Cities without landmarks
Niagara Falls, U.S./Canada
You haven’t seen the last of “pink slime.” Back in spring 2012, it seemed that the much maligned beef product was on its way out: McDonald’s, along with other fast food and supermarket chains, stopped selling it, and one manufacturer filed for Chapter 11 bankruptcy protection, while Beef Products Inc., which invented the filler, closed three of its four plants in just one month.
But it seems there is something that can allow lean finely textured beef (LFTB), as it’s officially called, to slime its way back into our hearts: It’s cheap. Citing an “uptick in the business,” BPI tells CNN Money that it’s bouncing back — starting next week, 40 to 45 employees will start churning out the beef from its newly reopened Garden City, Kansas, plant.
LFTB is composed of excess, fatty trimmings from butchered cows; after the fat is mechanically separated, the meat is treated with ammonia, to kill bacteria. The outcome, which looks like, well, pink slime, is added to ground beef as a filler, making the resulting meat product leaner — and cheaper. Food industry critics had been pointing to the process for years as one of the more appetite-suppressing examples of processed meat (the New York Times, in a series of articles, questioned the safety of BPI’s methods), but the public didn’t turn against it until ABC reported on it. In its ongoing litigation against the news organization, BPI claimed that the bad publicity cost it $400 million and forced it to lay of 700 employees; it plans to claim more than $1 billion in damages.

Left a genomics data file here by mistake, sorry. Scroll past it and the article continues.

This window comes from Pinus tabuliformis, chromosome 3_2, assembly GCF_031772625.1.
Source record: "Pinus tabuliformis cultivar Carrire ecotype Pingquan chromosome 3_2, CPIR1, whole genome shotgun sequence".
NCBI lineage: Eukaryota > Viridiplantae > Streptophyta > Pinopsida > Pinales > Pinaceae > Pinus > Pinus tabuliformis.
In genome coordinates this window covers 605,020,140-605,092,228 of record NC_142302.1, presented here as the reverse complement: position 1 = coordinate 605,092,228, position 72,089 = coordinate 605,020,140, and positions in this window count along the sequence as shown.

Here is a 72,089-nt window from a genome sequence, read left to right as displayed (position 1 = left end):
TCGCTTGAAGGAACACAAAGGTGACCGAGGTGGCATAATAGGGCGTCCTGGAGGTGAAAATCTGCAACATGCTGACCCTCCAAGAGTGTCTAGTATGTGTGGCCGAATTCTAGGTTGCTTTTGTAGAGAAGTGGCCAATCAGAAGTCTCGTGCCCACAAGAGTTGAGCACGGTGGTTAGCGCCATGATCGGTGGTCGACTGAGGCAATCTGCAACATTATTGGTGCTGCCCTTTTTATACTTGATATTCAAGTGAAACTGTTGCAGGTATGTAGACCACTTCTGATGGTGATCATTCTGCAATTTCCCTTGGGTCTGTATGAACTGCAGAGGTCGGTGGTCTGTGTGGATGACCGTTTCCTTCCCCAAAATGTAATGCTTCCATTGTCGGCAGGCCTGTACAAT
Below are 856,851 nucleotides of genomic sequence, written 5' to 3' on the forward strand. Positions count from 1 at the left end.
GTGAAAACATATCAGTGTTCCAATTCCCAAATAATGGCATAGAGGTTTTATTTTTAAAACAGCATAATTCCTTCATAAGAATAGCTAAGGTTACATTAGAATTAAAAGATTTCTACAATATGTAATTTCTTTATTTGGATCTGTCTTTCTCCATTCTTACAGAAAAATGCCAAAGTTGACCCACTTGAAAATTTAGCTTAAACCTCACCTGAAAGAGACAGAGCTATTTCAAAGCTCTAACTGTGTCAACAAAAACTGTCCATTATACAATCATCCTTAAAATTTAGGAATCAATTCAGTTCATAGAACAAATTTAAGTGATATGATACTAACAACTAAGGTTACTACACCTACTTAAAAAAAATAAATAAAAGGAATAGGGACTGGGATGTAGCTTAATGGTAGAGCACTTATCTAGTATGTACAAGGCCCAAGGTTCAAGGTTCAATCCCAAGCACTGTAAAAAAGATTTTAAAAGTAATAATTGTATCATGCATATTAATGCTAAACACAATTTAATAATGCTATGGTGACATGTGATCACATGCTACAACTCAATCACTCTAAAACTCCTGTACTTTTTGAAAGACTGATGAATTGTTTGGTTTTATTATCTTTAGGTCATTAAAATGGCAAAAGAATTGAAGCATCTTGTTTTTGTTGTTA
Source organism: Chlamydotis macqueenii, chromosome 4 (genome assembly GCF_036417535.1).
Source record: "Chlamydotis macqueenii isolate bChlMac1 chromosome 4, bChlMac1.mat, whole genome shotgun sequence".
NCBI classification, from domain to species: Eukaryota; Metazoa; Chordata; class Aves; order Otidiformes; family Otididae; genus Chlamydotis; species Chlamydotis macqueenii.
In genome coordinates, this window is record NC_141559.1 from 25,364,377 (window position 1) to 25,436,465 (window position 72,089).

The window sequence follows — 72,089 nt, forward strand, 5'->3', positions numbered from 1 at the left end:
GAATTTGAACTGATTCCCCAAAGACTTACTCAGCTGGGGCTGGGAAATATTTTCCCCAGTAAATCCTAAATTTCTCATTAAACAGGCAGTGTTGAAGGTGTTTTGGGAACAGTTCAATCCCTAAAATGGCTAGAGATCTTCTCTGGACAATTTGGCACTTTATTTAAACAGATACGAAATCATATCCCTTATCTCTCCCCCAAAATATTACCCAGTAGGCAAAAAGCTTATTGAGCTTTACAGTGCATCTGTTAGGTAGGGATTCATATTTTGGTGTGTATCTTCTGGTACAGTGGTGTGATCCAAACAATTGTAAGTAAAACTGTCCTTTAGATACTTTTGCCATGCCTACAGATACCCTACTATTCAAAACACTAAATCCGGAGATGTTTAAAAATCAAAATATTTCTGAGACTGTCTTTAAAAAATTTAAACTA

BPI says its product is safe, and emphasizes that it’s made without additives or fillers. It also reduces the price of ground beef by about 3 percent, a quality that’s become all the more appealing as beef prices in the U.S. reach record highs. Appealing enough, it would seem, to get Americans over their revulsion.
And if that’s the case, I can’t help wondering what else we might be willing to eat. Instead of reverting back to something we all pretty much decided was undesirable, why not something that’s also, at first glance, kind of gross, but that’s also a healthy, sustainable source of protein with the potential to one day underprice beef? Psst, insects and fake meats: This could be your moment!
Lindsay Abrams is a staff writer at Salon, reporting on all things sustainable. Follow her on Twitter @readingirl, email email@example.com.More Lindsay Abrams.
Niagara Falls, U.S./Canada
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